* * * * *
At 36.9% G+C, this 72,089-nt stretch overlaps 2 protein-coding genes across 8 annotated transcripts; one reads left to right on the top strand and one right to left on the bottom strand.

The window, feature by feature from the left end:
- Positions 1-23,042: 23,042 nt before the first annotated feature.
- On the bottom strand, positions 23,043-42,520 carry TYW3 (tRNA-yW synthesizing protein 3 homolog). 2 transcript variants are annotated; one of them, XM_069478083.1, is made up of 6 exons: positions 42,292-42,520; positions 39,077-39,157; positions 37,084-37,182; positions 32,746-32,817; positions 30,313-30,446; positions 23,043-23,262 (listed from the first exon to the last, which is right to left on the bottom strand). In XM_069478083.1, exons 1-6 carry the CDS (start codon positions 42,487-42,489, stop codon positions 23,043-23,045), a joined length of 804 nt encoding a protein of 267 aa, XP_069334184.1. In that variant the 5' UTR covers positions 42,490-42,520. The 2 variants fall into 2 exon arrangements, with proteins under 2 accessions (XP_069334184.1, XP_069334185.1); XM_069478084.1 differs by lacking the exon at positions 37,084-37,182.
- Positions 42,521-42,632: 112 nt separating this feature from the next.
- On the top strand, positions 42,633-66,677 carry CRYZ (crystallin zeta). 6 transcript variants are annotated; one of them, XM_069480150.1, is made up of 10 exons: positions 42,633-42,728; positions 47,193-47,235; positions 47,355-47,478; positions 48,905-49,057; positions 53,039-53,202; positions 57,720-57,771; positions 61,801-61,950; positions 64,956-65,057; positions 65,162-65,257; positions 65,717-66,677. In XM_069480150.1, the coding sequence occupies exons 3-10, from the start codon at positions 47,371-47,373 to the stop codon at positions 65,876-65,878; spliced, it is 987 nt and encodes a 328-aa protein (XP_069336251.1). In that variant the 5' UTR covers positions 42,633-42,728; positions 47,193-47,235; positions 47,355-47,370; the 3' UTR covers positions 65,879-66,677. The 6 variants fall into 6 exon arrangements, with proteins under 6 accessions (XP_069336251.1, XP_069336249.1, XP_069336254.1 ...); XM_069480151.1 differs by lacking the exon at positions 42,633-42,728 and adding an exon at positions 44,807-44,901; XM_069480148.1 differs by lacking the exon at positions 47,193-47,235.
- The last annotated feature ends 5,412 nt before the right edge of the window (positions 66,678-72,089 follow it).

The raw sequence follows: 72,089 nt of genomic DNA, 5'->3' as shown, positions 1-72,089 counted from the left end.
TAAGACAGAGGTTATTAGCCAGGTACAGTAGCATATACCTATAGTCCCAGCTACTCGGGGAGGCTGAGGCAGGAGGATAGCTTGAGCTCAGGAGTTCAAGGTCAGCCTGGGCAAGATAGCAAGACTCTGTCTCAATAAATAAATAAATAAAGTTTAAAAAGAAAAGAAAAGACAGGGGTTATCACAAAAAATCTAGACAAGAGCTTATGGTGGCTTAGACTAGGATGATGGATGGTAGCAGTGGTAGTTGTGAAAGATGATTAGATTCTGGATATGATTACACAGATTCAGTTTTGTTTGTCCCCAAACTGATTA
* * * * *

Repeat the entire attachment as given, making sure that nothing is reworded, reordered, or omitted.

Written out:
At 36.9% G+C, this 72,089-nt stretch overlaps 2 protein-coding genes across 8 annotated transcripts; one reads left to right on the top strand and one right to left on the bottom strand.

The window, feature by feature from the left end:
- Positions 1-23,042: 23,042 nt before the first annotated feature.
- On the bottom strand, positions 23,043-42,520 carry TYW3 (tRNA-yW synthesizing protein 3 homolog). 2 transcript variants are annotated; one of them, XM_069478083.1, is made up of 6 exons: positions 42,292-42,520; positions 39,077-39,157; positions 37,084-37,182; positions 32,746-32,817; positions 30,313-30,446; positions 23,043-23,262 (listed from the first exon to the last, which is right to left on the bottom strand). In XM_069478083.1, exons 1-6 carry the CDS (start codon positions 42,487-42,489, stop codon positions 23,043-23,045), a joined length of 804 nt encoding a protein of 267 aa, XP_069334184.1. In that variant the 5' UTR covers positions 42,490-42,520. The 2 variants fall into 2 exon arrangements, with proteins under 2 accessions (XP_069334184.1, XP_069334185.1); XM_069478084.1 differs by lacking the exon at positions 37,084-37,182.
- Positions 42,521-42,632: 112 nt separating this feature from the next.
- On the top strand, positions 42,633-66,677 carry CRYZ (crystallin zeta). 6 transcript variants are annotated; one of them, XM_069480150.1, is made up of 10 exons: positions 42,633-42,728; positions 47,193-47,235; positions 47,355-47,478; positions 48,905-49,057; positions 53,039-53,202; positions 57,720-57,771; positions 61,801-61,950; positions 64,956-65,057; positions 65,162-65,257; positions 65,717-66,677. In XM_069480150.1, the coding sequence occupies exons 3-10, from the start codon at positions 47,371-47,373 to the stop codon at positions 65,876-65,878; spliced, it is 987 nt and encodes a 328-aa protein (XP_069336251.1). In that variant the 5' UTR covers positions 42,633-42,728; positions 47,193-47,235; positions 47,355-47,370; the 3' UTR covers positions 65,879-66,677. The 6 variants fall into 6 exon arrangements, with proteins under 6 accessions (XP_069336251.1, XP_069336249.1, XP_069336254.1 ...); XM_069480151.1 differs by lacking the exon at positions 42,633-42,728 and adding an exon at positions 44,807-44,901; XM_069480148.1 differs by lacking the exon at positions 47,193-47,235.
- The last annotated feature ends 5,412 nt before the right edge of the window (positions 66,678-72,089 follow it).

The raw sequence follows: 72,089 nt of genomic DNA, 5'->3' as shown, positions 1-72,089 counted from the left end.
TAAGACAGAGGTTATTAGCCAGGTACAGTAGCATATACCTATAGTCCCAGCTACTCGGGGAGGCTGAGGCAGGAGGATAGCTTGAGCTCAGGAGTTCAAGGTCAGCCTGGGCAAGATAGCAAGACTCTGTCTCAATAAATAAATAAATAAAGTTTAAAAAGAAAAGAAAAGACAGGGGTTATCACAAAAAATCTAGACAAGAGCTTATGGTGGCTTAGACTAGGATGATGGATGGTAGCAGTGGTAGTTGTGAAAGATGATTAGATTCTGGATATGATTACACAGATTCAGTTTTGTTTGTCCCCAAACTGATTA